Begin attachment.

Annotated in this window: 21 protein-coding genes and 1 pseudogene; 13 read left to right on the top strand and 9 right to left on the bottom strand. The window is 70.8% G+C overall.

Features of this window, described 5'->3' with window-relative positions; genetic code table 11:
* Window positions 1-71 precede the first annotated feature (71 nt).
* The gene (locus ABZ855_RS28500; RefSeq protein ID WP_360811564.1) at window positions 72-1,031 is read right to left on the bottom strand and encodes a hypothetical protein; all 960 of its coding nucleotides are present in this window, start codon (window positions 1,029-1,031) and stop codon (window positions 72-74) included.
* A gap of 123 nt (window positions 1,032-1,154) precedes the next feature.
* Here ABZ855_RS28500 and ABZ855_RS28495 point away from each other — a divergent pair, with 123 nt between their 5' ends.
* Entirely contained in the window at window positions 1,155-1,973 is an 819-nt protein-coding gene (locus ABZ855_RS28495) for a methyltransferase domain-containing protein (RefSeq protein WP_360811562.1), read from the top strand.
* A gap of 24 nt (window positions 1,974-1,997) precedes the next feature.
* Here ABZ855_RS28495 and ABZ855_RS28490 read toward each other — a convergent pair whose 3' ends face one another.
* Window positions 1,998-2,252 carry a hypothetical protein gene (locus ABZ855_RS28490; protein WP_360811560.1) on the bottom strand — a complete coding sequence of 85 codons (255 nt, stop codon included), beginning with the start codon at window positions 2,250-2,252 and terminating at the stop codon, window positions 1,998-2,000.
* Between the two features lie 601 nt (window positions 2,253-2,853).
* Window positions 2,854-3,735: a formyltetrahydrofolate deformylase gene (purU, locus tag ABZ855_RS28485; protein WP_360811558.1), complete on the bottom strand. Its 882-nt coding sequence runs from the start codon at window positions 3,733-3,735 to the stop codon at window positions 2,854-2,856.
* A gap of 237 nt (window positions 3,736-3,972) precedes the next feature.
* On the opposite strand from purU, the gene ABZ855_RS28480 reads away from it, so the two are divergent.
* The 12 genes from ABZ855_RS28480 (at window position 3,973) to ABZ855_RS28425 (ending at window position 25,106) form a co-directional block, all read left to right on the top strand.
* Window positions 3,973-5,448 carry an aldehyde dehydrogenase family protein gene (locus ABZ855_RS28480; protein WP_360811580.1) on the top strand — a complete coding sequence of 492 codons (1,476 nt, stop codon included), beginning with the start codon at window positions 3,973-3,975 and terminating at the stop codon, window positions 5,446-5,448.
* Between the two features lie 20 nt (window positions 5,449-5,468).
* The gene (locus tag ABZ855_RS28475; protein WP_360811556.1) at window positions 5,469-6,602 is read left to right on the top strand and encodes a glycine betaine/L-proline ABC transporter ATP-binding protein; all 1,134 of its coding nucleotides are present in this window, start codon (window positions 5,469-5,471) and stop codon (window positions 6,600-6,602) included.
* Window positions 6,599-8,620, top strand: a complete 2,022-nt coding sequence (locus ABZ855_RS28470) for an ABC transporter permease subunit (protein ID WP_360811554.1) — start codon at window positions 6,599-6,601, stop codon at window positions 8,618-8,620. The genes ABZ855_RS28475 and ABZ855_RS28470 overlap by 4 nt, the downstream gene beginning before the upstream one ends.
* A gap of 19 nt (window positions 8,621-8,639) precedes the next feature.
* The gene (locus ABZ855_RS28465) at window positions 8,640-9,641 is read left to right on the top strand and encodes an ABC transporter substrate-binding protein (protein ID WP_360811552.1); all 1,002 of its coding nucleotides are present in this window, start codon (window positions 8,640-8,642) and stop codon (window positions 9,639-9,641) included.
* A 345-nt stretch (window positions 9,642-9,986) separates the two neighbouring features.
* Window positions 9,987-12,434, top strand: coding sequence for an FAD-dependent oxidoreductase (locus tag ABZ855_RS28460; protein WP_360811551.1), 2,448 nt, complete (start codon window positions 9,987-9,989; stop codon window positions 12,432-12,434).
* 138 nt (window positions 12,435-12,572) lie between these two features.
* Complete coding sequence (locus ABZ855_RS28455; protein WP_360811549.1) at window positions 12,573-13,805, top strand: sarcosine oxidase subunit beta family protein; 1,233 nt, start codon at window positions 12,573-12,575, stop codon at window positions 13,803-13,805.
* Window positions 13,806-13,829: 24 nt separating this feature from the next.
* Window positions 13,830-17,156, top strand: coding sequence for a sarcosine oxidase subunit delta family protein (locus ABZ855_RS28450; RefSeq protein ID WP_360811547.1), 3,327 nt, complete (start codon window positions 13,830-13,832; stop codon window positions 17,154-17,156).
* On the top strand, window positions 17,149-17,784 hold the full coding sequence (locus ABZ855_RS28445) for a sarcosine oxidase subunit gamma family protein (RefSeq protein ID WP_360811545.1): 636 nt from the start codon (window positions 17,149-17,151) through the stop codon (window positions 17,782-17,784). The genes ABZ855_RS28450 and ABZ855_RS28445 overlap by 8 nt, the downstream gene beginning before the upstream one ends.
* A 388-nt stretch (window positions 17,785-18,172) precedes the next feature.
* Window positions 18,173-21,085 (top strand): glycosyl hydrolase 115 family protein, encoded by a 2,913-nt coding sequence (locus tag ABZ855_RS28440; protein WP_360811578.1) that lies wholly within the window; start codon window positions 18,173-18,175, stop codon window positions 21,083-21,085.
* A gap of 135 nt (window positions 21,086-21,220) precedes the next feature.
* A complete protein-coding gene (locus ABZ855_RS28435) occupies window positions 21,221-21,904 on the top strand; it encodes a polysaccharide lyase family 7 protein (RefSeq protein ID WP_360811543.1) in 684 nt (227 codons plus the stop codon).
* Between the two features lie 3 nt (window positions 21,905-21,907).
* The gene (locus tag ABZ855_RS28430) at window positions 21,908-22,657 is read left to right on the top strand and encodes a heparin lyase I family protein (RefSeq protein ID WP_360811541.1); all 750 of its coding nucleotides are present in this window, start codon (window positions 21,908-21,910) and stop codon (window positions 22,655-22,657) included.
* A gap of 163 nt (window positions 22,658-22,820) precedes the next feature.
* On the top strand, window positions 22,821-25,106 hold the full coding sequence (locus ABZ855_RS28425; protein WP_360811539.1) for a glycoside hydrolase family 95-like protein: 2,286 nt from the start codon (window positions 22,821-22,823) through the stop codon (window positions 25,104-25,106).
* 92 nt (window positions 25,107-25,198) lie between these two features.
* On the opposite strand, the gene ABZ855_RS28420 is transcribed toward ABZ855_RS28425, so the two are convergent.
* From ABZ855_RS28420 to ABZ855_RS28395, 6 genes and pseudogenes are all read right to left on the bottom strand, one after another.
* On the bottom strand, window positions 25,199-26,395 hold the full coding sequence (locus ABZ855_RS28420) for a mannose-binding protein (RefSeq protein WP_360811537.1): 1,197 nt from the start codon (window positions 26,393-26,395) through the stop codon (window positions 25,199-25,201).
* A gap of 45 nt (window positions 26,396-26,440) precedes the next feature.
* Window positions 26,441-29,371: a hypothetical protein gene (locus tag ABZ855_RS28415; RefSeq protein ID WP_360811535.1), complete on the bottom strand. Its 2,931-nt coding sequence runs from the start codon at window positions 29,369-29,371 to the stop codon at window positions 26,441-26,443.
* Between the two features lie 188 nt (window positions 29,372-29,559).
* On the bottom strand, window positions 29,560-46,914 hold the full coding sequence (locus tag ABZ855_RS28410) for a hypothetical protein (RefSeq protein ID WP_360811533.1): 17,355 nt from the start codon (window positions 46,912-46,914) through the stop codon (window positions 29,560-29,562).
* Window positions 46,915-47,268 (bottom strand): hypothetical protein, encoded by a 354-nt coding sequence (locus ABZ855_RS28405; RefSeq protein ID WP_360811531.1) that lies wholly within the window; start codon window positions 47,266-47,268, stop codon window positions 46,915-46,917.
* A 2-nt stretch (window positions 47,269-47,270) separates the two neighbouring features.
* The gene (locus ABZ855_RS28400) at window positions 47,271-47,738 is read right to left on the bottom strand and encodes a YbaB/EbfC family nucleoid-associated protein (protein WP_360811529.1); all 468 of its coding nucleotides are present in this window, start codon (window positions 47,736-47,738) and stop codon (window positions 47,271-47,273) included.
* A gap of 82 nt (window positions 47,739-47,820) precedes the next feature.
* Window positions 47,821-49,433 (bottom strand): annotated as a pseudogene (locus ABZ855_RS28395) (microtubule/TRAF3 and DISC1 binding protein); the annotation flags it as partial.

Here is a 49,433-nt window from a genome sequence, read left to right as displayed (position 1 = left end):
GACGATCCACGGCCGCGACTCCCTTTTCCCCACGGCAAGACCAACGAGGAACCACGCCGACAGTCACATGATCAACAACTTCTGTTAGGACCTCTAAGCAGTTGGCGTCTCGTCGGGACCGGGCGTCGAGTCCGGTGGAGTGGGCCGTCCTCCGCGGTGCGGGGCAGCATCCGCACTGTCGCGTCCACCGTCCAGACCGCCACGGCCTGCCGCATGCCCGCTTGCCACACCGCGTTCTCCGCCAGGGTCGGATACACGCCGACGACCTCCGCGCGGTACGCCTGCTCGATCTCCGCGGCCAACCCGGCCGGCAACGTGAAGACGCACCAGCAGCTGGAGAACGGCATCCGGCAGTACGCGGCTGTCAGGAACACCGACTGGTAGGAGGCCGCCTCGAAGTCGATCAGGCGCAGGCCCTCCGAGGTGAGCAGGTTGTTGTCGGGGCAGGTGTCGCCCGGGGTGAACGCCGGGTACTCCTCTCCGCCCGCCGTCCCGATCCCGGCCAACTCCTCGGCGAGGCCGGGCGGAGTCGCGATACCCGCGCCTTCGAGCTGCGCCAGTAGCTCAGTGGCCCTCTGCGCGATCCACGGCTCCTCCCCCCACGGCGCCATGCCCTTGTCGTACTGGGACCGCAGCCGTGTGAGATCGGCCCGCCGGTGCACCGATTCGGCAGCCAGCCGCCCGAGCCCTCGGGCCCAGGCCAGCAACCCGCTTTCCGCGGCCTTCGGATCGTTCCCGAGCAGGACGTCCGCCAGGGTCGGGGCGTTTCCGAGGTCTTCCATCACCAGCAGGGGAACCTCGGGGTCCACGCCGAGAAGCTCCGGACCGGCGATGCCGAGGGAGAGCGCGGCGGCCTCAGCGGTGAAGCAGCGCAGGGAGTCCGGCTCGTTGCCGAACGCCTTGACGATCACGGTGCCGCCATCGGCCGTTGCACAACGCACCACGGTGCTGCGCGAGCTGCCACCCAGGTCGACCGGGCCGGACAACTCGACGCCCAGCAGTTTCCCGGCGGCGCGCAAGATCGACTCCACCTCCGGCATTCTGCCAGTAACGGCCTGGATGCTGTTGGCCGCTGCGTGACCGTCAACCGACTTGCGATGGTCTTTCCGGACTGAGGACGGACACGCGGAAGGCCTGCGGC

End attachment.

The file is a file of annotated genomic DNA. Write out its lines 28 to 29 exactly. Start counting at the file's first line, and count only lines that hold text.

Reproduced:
* On the top strand, window positions 17,149-17,784 hold the full coding sequence (locus ABZ855_RS28445) for a sarcosine oxidase subunit gamma family protein (RefSeq protein ID WP_360811545.1): 636 nt from the start codon (window positions 17,149-17,151) through the stop codon (window positions 17,782-17,784). The genes ABZ855_RS28450 and ABZ855_RS28445 overlap by 8 nt, the downstream gene beginning before the upstream one ends.
* A 388-nt stretch (window positions 17,785-18,172) precedes the next feature.